Principles of Spinning: Fibres and Blow Room Cotton Processing in Spinning PDF by Ashok R. Khare

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Principles of Spinning: Fibres and Blow Room Cotton Processing in Spinning

By Ashok R. Khare

Principles of Spinning: Fibres and Blow Room Cotton Processing in Spinning

Contents List of Tables………………………………………………………………………………xi
Preface………………………………………………………………………………………………………xiii
Acknowledgement………………………………………………………………………………………xv
About the Author………………………………………………………………………………………xvii

Chapter 1 Fibres………………………………………………………………….1

1.1 History of Fibres……………………………………………………………1
1.2 Natural Fibres……………………………………………………………….1
1.3 Some Other Vegetable Originated Fibres…………………………2
1.4 Fibres from Animals………………………………………………………2
1.5 Fibres from Minerals……………………………………………………..2
1.6 Artificial Fibres……………………………………………………………..2
1.7 Fibre As a Molecular Chain……………………………………………3
1.8 Vegetable Fibres……………………………………………………………3
1.9 Importance of Fibre Quality……………………………………………4
1.10 Essential Pre-Requisites………………………………………………….5
1.11 Desirable Pre-Requisites…………………………………………………6
1.12 Some Typical Bast Fibres………………………………………………7
1.13 Fibres from Leaves………………………………………………………11
1.14 Fibres from Fruits………………………………………………………..12
1.15 Fibres from Stalk…………………………………………………………13
1.16 Animal Fibres……………………………………………………………..13
1.17 Man-Made Fibres…………………………………………………………20

1.17.1 Regenerated Fibres……………………………………….20
1.17.2 Polyamide Fibres………………………………………….22
1.17.3 Polyester……………………………………………………..23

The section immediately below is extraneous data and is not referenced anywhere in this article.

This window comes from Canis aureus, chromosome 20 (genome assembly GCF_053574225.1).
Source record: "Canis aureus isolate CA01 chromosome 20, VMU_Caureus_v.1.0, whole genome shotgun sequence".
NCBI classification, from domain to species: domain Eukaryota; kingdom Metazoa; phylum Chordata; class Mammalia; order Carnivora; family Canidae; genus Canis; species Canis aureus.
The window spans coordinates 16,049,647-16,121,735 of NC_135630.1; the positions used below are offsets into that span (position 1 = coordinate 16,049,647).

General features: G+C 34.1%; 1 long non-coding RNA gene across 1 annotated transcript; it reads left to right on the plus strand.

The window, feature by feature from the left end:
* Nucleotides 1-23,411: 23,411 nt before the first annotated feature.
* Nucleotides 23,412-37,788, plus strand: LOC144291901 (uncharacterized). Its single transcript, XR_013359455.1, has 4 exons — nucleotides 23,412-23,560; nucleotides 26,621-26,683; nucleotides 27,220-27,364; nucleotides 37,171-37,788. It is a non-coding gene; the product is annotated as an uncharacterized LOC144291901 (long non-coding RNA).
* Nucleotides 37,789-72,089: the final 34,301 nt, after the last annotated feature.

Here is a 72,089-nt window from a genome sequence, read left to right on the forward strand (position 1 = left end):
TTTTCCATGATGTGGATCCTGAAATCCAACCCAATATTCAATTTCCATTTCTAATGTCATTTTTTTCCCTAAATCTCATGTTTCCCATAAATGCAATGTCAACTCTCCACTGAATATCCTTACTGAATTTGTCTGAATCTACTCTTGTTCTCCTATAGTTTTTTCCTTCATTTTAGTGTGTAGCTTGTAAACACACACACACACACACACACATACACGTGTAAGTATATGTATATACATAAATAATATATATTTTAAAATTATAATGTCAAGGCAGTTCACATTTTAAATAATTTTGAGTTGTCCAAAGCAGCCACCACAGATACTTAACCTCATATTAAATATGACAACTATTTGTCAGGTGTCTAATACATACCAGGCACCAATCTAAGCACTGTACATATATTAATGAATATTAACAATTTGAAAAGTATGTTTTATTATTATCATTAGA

1.17.4 Acrylic Fibre………………………………………………..24
1.17.5 Polypropylene Fibres (PP)…………………………….25
1.17.6 Aramid Fibre……………………………………………….25
1.17.7 Polyethylene………………………………………………..26
1.17.8 Elastomers [Elastic Polymers]……………………….27
1.17.9 Polyurethane (PUR or PU)……………………………28
1.17.10 Carbon Fibre………………………………………………..29

Chapter 2 Cotton and Its Cultivation………………………………………………………..31
2.1 General Information……………………………………………………..31
2.2 Overall Cotton Cultivation……………………………………………32
2.3 Area & Yield………………………………………………………………35
2.4 Coloured Cotton…………………………………………………………..36
2.5 Genetic Modification……………………………………………………37
2.5.1 Other Side of BT Cotton………………………………….38
2.5.2 BT Cotton in India…………………………………………..40
2.5.3 Possible Causes & Their Solutions……………………40

2.6 Organic Cotton Production……………………………………………41
2.6.1 Control on Adverse Effects by Growing Organic Cotton………………………………………………..42
2.6.2 Organic vs. Conventional Cotton………………………43
2.6.3 Awareness in Restricting Pesticides…………………..45

2.7 Cotton Harvesting………………………………………………………..45
2.8 Molecular Structure of Cotton Fibre………………………………46
2.9 Cotton Plant & Genus………………………………………………….46
2.10 Crystalline-Amorphous Regions & Their Influence ……….48
2.11 Bi-Refringence…………………………………………………………….50
2.12 Agricultural Practices…………………………………………………..50
2.12.1 Seeds…………………………………………………………….51
2.12.2 Availability of Water……………………………………..51
2.12.3 Manurial Treatment………………………………………..51
2.12.4 Cultural Treatment…………………………………………52
2.12.5 Flowering & Fruiting……………………………………..52
2.12.6 General Conditions…………………………………………52

2.13 Cotton Fibre and its Maturity……………………………………….53
2.14 Fibre Properties & Spinnability…………………………………….55
2.15 Concept of Highest Standard Warp Count (H.S.W.C.)……55
2.16 Fibre Quality Index (FQI)…………………………………………….58
2.17 Agricultural Research in India………………………………………60
2.18 Pace & Policy of Cotton………………………………………………61
2.19 Need for Centralizing the Facilities……………………………….63

Chapter 3 Picking, Baling & Ginning………………………………………………………65
3.1 Picking…………………………………………………………………………65
3.2 Pre-Ginning Process………………………………………………………66
3.3 Ginning…………………………………………………………………………68